Originally appeared on ACE Liverpool, 29.05.2014
Directed by Rachel Chavkin, Joseph Heller’s adaption of his own 1961 novel resurfaces upon the Playhouse stage, where the infamous paradox of Catch-22 dictates with warped validation.
In this American air force squadron, “crazy” is thrown around by everyone and at anybody, yet none of the soldiers seem really to understand the meaning of its callous affront.
To one young officer, Yossarian, an afflicted mental state promises escape from the war, and he attempts to feign insanity to get out of combat duty. It is only in this futile effort that he encounters Catch-22, the bureaucratic trap that upholds a system that practices self-sacrificing patriotism over the individual right to life. It is only then that Yossarian begins to comprehend the real meaning of insanity.
The fear of death is a rational response to war, meaning that anyone who asks to be grounded can’t possibly be crazy. Yet those who really are insane would never be aware of the looming death threat and so anybody who wants to get out of combat duty can’t possibly be crazy. If the perpetual ricocheting back and forth causes your brain to buzz, you should try contemplating it whilst in the throws of the Northern Stage performance.
Jon Bausor’s set embodies its absurdity; the stage boxed tightly inside the iron walls of an aircraft hangar – the audience detained along with it. It’s filled almost entirely with a sliced-through bomber fuselage, rearing up through the air as though in crash landing. Heller’s drama must unfold along its diagonal landscape, and its characters exit to the right only to reappear again through another door to the left.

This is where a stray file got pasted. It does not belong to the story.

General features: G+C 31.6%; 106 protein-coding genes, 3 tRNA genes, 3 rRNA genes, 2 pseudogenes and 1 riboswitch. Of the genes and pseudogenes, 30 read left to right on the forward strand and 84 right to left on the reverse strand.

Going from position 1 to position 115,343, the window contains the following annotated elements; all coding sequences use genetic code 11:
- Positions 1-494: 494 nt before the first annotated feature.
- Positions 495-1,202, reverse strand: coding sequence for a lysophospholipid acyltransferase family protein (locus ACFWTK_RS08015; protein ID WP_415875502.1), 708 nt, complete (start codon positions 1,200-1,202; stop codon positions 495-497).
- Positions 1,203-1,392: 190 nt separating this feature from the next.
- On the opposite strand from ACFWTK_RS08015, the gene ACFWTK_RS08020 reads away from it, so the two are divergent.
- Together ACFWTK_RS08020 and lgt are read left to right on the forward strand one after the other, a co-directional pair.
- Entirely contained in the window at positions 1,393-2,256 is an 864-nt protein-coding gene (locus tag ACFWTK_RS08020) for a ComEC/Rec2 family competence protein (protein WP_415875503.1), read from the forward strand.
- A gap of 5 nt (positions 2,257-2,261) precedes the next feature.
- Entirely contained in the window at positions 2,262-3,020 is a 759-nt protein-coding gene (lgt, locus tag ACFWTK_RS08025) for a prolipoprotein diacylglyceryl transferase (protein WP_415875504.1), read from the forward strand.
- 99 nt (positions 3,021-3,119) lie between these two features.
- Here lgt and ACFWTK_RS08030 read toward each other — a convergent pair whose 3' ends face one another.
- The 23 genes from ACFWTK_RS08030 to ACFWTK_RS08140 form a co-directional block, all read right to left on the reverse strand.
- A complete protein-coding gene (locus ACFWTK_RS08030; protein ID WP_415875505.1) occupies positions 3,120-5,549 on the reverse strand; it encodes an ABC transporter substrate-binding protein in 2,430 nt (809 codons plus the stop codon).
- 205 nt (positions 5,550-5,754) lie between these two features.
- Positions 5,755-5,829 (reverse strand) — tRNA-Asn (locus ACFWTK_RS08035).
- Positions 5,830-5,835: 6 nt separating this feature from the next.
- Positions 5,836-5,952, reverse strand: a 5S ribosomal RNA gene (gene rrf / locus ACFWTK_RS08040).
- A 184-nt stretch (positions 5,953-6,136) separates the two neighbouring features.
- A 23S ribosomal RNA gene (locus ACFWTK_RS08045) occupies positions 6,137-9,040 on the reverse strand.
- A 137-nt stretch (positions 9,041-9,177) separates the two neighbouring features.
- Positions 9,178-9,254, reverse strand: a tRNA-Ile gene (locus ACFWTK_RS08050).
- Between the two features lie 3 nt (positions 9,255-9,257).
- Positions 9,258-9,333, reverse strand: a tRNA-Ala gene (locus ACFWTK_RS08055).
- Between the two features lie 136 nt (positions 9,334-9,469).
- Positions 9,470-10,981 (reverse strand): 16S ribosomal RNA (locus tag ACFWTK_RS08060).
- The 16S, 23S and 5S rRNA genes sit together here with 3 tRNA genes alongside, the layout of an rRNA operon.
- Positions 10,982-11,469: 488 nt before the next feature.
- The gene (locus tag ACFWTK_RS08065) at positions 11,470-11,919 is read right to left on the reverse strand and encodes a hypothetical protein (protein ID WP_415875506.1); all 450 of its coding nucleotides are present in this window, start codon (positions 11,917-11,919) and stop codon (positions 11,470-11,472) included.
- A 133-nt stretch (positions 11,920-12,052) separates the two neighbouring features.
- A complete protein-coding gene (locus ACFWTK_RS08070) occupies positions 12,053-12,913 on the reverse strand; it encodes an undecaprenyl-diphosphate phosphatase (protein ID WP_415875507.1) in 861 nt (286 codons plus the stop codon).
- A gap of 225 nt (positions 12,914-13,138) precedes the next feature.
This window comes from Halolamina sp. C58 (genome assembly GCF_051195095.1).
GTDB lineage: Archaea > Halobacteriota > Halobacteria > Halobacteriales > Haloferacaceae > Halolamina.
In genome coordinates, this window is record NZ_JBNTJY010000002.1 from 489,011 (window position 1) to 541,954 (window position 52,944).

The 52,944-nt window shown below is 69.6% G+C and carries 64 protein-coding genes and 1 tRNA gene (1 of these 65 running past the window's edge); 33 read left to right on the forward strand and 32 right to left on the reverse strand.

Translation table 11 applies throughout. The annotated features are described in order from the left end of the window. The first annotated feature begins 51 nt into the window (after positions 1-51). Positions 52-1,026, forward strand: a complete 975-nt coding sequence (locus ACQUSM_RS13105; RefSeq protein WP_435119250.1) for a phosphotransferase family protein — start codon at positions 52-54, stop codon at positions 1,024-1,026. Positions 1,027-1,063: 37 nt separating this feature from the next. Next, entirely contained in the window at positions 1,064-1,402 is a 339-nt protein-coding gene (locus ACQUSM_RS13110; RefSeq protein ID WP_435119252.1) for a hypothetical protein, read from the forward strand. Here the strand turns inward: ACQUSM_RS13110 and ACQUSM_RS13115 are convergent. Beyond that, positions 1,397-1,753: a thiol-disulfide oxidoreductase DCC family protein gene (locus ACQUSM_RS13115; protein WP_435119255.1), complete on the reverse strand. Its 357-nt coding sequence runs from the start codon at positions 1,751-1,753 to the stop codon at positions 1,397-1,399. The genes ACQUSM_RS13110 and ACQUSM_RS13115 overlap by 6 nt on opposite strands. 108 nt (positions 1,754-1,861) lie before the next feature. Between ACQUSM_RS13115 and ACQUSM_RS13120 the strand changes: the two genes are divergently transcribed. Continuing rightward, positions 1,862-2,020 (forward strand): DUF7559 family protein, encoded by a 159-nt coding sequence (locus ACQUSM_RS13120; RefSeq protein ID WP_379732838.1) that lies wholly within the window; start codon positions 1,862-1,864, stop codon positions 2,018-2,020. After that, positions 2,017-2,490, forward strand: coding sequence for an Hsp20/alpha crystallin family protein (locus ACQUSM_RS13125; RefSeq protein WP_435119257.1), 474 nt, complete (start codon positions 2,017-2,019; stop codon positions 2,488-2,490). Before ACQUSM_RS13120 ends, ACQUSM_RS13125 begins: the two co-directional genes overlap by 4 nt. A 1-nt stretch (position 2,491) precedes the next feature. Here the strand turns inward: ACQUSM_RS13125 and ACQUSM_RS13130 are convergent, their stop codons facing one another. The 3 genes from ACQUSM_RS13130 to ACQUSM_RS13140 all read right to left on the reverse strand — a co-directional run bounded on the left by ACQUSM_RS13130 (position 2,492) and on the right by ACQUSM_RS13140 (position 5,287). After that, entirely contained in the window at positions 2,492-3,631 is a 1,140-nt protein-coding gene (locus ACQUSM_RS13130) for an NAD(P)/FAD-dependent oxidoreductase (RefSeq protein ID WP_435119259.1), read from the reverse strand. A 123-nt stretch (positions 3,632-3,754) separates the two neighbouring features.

The plot surges in waves of intensity, its peaks and lulls crafting a turbulent ride for the audience. Its climactic moments are hilariously frantic, as generals jabber faster and faster, erratic dances break out from nowhere atop the plane wing. But the reeling audience is offered some respite, as the feverish rush is interrupted with quieter moments of cold, clammy reality.
It’s here, once the peals of laughter have died down, we realise that the integral corruption of the system itself is the true “crazy” of Heller’s world; not the exaggerated, whimsical frippery that passes across the stage’s surface like a mild common cold. Individuality is thwarted as soldiers become mere resources in completing mission targets and helping senior officers gain promotions. Everybody is craftily profiting off the backs of others; from the convoluted strategising of the mess officer to the newly widowed wife whose grief is quickly forgotten with the arrival of generous compensation.
After three hours of performance, the audience is as exhausted as the actors. The lights fall in a final moment of lulling energy, leaving us to exit with the weight of absurdity that lingered beneath the jiving, love-making and comradely banter.